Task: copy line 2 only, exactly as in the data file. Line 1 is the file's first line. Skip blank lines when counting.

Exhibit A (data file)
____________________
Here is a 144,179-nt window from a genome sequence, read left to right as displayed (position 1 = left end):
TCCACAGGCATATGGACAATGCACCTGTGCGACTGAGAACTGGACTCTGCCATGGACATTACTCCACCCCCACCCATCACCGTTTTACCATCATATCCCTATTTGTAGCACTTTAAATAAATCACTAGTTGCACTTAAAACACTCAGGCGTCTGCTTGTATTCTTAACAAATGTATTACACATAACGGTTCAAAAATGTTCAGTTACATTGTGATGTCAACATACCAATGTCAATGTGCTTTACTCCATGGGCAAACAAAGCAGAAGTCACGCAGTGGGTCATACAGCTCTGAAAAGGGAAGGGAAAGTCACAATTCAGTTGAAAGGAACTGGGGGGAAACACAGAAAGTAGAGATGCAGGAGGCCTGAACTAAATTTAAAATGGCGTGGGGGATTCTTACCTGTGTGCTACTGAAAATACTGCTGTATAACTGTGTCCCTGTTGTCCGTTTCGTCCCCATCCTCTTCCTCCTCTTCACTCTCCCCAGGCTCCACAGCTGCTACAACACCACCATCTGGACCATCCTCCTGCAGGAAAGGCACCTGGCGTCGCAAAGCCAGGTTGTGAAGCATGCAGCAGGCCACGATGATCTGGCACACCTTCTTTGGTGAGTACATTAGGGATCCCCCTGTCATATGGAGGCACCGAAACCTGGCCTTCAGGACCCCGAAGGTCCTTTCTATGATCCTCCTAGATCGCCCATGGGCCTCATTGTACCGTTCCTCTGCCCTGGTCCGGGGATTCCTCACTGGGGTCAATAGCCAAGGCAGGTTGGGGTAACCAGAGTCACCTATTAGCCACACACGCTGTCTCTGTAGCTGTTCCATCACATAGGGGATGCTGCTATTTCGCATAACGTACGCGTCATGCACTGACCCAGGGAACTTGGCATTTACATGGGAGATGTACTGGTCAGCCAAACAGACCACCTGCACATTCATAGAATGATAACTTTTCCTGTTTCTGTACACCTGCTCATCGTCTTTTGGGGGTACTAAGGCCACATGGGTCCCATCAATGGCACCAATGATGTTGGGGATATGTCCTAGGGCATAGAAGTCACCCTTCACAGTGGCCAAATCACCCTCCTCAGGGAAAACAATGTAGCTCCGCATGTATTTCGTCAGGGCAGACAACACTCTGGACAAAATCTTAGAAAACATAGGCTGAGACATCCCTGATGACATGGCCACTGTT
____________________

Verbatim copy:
TCCACAGGCATATGGACAATGCACCTGTGCGACTGAGAACTGGACTCTGCCATGGACATTACTCCACCCCCACCCATCACCGTTTTACCATCATATCCCTATTTGTAGCACTTTAAATAAATCACTAGTTGCACTTAAAACACTCAGGCGTCTGCTTGTATTCTTAACAAATGTATTACACATAACGGTTCAAAAATGTTCAGTTACATTGTGATGTCAACATACCAATGTCAATGTGCTTTACTCCATGGGCAAACAAAGCAGAAGTCACGCAGTGGGTCATACAGCTCTGAAAAGGGAAGGGAAAGTCACAATTCAGTTGAAAGGAACTGGGGGGAAACACAGAAAGTAGAGATGCAGGAGGCCTGAACTAAATTTAAAATGGCGTGGGGGATTCTTACCTGTGTGCTACTGAAAATACTGCTGTATAACTGTGTCCCTGTTGTCCGTTTCGTCCCCATCCTCTTCCTCCTCTTCACTCTCCCCAGGCTCCACAGCTGCTACAACACCACCATCTGGACCATCCTCCTGCAGGAAAGGCACCTGGCGTCGCAAAGCCAGGTTGTGAAGCATGCAGCAGGCCACGATGATCTGGCACACCTTCTTTGGTGAGTACATTAGGGATCCCCCTGTCATATGGAGGCACCGAAACCTGGCCTTCAGGACCCCGAAGGTCCTTTCTATGATCCTCCTAGATCGCCCATGGGCCTCATTGTACCGTTCCTCTGCCCTGGTCCGGGGATTCCTCACTGGGGTCAATAGCCAAGGCAGGTTGGGGTAACCAGAGTCACCTATTAGCCACACACGCTGTCTCTGTAGCTGTTCCATCACATAGGGGATGCTGCTATTTCGCATAACGTACGCGTCATGCACTGACCCAGGGAACTTGGCATTTACATGGGAGATGTACTGGTCAGCCAAACAGACCACCTGCACATTCATAGAATGATAACTTTTCCTGTTTCTGTACACCTGCTCATCGTCTTTTGGGGGTACTAAGGCCACATGGGTCCCATCAATGGCACCAATGATGTTGGGGATATGTCCTAGGGCATAGAAGTCACCCTTCACAGTGGCCAAATCACCCTCCTCAGGGAAAACAATGTAGCTCCGCATGTATTTCGTCAGGGCAGACAACACTCTGGACAAAATCTTAGAAAACATAGGCTGAGACATCCCTGATGACATGGCCACTGTT